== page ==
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Study identifies gene variants associated with biliary atresia splenic malformation syndrome in children

Researchers have identified gene variants present in infants with biliary atresia splenic malformation syndrome that may increase susceptibility to this severe and potentially deadly childhood liver disease. Biliary atresia is a serious liver disease that occurs during the first few months of life in which bile ducts that drain from the liver, delivering bile acids to the intestine, become inflamed and scarred, leading to a back-up of bile into the liver. This back-up can result in liver damage and, if not treated with surgery or liver transplantation, can lead to liver failure and death. Although a rare disease, biliary atresia remains the most common form of severe liver disease in children and the leading cause for pediatric liver transplantation. Some infants with biliary atresia have additional complications caused by improper positioning of some internal organs, such as the spleen, within the body; this condition is referred to as biliary atresia splenic malformation (BASM) syndrome. The causes of biliary atresia and the rarer BASM syndrome are not fully understood.

With support from the NIDDK, the National Center for Advancing Translational Sciences, and other sources, researchers set forth to identify genetic factors that might play a role in the development of BASM syndrome by studying infants enrolled in the NIDDK’s Childhood Liver Disease Research Network (ChiLDReN) and their parents. They sequenced portions of the genomes of the families and looked for genetic variants that likely disrupt biological functions previously implicated in biliary development and in organ positioning. In particular, they examined variants that might be associated with blockage of bile flow or dysfunction in the cilia (hair-like projections) that line the bile ducts and play a role in cell signaling. The investigators found variants of one gene in particular, called PKD1L1, in about 12 percent of the children studied with BASM. The protein produced by this gene is important for both ciliary signaling and proper positioning of internal organs during embryonic development, underscoring its possible role in BASM syndrome. Also, the researchers tested a tissue sample from one of the children with PKD1L1 variants and found reduced activity of this gene within the bile ducts, meaning the functionality of the gene may be affected.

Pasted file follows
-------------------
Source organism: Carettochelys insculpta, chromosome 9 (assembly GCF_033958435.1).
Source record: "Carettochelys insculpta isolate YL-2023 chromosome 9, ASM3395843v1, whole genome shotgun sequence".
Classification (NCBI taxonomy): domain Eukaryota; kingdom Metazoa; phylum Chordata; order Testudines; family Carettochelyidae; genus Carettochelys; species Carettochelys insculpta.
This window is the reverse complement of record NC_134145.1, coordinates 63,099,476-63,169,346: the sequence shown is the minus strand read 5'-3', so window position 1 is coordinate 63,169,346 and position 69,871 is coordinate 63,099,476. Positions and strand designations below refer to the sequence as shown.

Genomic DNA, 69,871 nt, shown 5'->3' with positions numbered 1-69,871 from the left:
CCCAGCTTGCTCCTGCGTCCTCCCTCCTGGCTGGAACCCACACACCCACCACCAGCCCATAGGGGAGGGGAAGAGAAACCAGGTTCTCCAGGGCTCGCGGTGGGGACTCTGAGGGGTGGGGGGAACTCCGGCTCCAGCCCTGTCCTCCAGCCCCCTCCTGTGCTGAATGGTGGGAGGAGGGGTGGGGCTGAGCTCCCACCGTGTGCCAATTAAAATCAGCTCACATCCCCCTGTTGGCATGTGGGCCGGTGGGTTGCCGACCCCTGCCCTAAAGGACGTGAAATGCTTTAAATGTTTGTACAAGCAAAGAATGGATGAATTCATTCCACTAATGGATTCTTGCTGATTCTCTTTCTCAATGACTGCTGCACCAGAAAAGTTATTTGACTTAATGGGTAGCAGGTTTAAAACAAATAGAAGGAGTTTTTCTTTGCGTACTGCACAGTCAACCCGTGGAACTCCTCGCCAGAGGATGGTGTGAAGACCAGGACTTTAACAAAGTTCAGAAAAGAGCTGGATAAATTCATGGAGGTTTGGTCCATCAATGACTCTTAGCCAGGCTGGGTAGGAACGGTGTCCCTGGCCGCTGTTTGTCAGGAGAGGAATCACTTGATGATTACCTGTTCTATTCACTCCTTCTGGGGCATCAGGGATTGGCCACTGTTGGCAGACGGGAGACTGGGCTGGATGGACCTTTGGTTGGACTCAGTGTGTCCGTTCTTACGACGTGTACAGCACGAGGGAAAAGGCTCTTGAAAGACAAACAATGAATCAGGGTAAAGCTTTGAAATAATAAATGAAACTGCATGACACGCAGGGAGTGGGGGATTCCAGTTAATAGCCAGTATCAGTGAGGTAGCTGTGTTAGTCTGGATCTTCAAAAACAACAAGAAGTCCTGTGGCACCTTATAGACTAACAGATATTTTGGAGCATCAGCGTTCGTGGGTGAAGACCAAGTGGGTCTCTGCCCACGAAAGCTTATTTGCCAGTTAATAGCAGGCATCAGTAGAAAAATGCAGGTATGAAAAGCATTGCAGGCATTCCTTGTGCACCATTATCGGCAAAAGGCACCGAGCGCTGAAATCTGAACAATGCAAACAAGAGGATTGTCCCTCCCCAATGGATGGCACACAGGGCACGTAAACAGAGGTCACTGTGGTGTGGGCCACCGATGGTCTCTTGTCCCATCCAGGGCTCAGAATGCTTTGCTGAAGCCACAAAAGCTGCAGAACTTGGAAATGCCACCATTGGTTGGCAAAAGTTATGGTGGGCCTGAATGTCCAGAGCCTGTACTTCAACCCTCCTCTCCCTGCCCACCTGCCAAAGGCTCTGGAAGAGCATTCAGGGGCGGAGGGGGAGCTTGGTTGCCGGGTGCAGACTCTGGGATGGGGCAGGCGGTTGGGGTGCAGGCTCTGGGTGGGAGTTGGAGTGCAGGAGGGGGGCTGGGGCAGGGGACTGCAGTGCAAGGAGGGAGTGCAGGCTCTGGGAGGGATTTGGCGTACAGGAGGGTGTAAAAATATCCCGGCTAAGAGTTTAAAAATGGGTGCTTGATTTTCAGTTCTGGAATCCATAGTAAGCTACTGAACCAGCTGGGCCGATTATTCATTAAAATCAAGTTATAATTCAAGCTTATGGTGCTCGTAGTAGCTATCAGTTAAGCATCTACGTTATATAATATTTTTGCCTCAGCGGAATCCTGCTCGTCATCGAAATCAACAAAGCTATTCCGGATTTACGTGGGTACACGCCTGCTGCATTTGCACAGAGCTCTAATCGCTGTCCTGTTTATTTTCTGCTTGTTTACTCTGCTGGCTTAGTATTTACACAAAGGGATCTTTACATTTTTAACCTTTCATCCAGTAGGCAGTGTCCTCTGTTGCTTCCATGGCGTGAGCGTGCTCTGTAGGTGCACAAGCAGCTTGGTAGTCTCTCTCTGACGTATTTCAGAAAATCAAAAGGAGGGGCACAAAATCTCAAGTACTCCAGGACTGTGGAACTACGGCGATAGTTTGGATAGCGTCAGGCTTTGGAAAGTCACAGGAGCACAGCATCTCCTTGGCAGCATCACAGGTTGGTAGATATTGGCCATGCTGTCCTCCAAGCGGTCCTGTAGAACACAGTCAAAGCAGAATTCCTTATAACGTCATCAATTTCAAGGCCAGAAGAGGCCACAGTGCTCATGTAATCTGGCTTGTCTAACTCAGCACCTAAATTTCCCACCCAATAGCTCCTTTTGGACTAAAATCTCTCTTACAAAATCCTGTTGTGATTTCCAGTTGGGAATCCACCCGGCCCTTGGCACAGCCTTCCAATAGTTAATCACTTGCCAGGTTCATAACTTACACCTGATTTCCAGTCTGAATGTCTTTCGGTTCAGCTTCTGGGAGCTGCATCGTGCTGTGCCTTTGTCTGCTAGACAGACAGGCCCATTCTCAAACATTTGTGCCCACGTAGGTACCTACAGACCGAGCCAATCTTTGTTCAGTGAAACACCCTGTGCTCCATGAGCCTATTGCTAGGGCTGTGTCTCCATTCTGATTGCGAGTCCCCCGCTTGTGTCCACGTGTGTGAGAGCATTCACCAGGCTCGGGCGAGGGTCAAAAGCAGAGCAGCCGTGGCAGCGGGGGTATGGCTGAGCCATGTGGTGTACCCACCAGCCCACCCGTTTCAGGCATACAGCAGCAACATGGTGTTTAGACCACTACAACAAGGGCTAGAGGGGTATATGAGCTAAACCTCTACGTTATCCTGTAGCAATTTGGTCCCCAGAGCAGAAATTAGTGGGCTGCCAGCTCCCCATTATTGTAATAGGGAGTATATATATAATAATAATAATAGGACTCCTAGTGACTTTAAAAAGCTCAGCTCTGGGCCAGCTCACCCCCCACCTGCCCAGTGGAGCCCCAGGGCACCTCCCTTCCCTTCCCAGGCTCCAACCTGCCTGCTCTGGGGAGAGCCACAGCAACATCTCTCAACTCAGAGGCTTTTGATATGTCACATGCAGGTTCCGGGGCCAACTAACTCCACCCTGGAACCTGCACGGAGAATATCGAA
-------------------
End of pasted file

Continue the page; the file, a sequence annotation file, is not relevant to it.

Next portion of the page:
This study identifies PKD1L1 as a new candidate gene in the development of BASM syndrome—and possibly some cases of biliary atresia without BASM syndrome, given the important role of this gene product in biliary function—in young children. Future studies in both humans and cell or animal models could explore the functions of this gene and the possible mechanisms by which these genetic variants might contribute to these rare diseases.

Berauer J-P, Mezina AI, Okou DT,…Karpen SJ; for the Childhood Liver Disease Research Network (ChiLDReN). Identification of polycystic kidney disease 1 like 1 gene variants in children with biliary atresia splenic malformation syndrome. Hepatology. Jan 21, doi: 10.1002/hep.30515, 2019.

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